Surviving organizational changes

Influence during integrations

“It’s just a disaster,” Bryan, the CEO of a large bio tech firm said. Uh oh. What’s going on?

“Our parent company just bought 2 new companies. They have given us no guidance on integration – what a surprise – and every day there are new issues popping up. Managing through this is turning into a full-time job for me and for each of my people, on top of our day jobs.”

Bryan sat back and continued “You know, I thought that once I got to be the CEO I wouldn’t need to influence – people are sort of supposed to do what I say. But I am now realizing that I need to figure out how to insert myself and my staff, otherwise we’re going to get shut out of the most important decisions.”

So true. As you rise up the ranks in your career, your influence skills become more important, not less. Even at the very top, you always have to influence.

Three tools to help you: 1) Draw a map; 2) Develop a strategy; 3) Teach your people

1) Draw a map. You don’t know how to influence until you know who to influence. When you’re thrown in with a whole new group of people because of an integration, a re-org or simply because your role changes, you have to start by figuring out the new landscape in some level of detail. It can be overwhelming. Creating a simple chart is the best way to efficiently map out the new eco-system.

Bryan immediately started typing up a spreadsheet. “There are my counterparts, the CEOs of the new companies. Then their staffs. There are the people on the integration team.” Good start! Any surprises? Bryan thought about it. “Yes. You know who keeps popping up? The head of strategy from our parent company – I had never even heard of him before all this! And somehow the controller from one these new companies is everywhere.” Write them all down. At least then you have a handle on what you’re dealing with.

2) Develop a strategy. Now that you’ve got a sense of who the players are, you can map out an influence strategy. An influence strategy addresses how to influence each individual using the tools of influence such as rapport building, doing them a favor, referencing others, etc.

As always, the typical excuses don’t matter: Just because you didn’t choose this scenario for yourself, just because they are not making inroads to you, doesn’t mean you are excused from doing what you need to do to develop influential business relationships with them.  You can’t control external factors; you can’t control others’ behavior; you can only control yourself. So put all your energy into that.

But for a big change, where do you start? Begin with your most critical goals. “The most urgent thing right now is coordination,” Bryan said. “Randy (the CEO of the parent company) asked me to coordinate the initial budget and headcount consolidation. I need the CFOs of the three companies to submit their information using our template, and so far it’s been impossible to get this from them.”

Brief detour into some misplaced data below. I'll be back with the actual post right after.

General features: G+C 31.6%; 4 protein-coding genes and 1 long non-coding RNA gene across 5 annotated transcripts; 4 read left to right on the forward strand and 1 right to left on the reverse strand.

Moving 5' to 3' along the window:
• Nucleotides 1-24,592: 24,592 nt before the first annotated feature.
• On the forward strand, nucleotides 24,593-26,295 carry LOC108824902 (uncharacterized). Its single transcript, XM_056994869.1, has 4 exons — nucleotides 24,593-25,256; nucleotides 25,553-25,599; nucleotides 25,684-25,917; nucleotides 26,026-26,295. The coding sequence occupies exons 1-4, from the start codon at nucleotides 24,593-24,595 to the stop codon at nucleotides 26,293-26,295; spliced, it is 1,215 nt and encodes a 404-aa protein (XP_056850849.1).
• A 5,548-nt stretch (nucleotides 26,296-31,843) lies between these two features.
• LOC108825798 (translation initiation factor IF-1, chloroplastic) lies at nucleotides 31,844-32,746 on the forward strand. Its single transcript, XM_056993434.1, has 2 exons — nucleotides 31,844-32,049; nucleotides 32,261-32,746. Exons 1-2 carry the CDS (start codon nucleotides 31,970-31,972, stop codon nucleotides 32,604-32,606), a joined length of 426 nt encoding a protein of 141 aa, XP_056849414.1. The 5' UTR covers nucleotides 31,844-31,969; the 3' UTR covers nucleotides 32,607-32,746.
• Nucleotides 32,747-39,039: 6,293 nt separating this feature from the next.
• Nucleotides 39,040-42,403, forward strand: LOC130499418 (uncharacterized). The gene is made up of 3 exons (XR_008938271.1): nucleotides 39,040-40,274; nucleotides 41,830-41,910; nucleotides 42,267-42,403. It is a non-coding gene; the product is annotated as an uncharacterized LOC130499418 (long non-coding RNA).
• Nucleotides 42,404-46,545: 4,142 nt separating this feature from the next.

OK. Who do you need to influence? “Well, each CFO certainly.  But now that I think about it they both have a guy who does all the work. I need to influence them. In fact if I influence them I’ll get what I need faster and they’ll each be able to influence their own CFO as well.” Right.

Now, the money question: how do you influence each of them, one by one? “Well, I can tell you what hasn’t worked,” Bryan said with a smile. “I asked my CFO to take point on this, and he sent out a number of emails to the whole group, telling them who needs to send him what and attaching a template, without a lot of background. In the back of my mind I didn’t think that was quite the right approach, but now I really see that.”

Bryan thought about the tactics he would use. He decided to handle this particular request personally. That would raise the importance level, and give him the opportunity to start getting to know some of the people on his map – a crucial part of his influence strategy. He would give each of the lieutenants and the CFOs a call. “I’ll commiserate with them about the chaos – we can bond over that,” he said. “I’ll explain what I need and why. I’ll also look for some favor to give them, or at least offer up that I’m ready to help if they need anything.”  Great – doing favors is another way that influence is built.

3) Teach your people. I asked Bryan how his people were handling the transition. “Mixed,” he said. “They are trying, but I get a lot of requests from them to run interference for them. I really wish they could handle a lot more of these initial interactions by themselves.”

We talked about the best way to teach them to better influence without authority. Obviously Bryan would enlighten them about creating a stakeholder map as well as developing a one-by-one influence strategy.

As we talked, Bryan realized that the biggest missing element was the right mindset. “We’ve worked as a team for a long time, so we have a great way of working together, but I can see that also means we have a bit of a groove – or dare I say rut – about how we work together. I need to let them know clearly that there is a new reality. They are going to have to beef up their influence skills and work productively with the other companies, finding ways to make it work rather than getting frustrated when it doesn’t work. Nothing will go perfectly, but we need to have a conversation about expectations.”

That will help, along with practicing every day.

Influencing during times of change is never easy. Drawing a map, developing a strategy and teaching your people will help you structure your time and energy to make progress faster.

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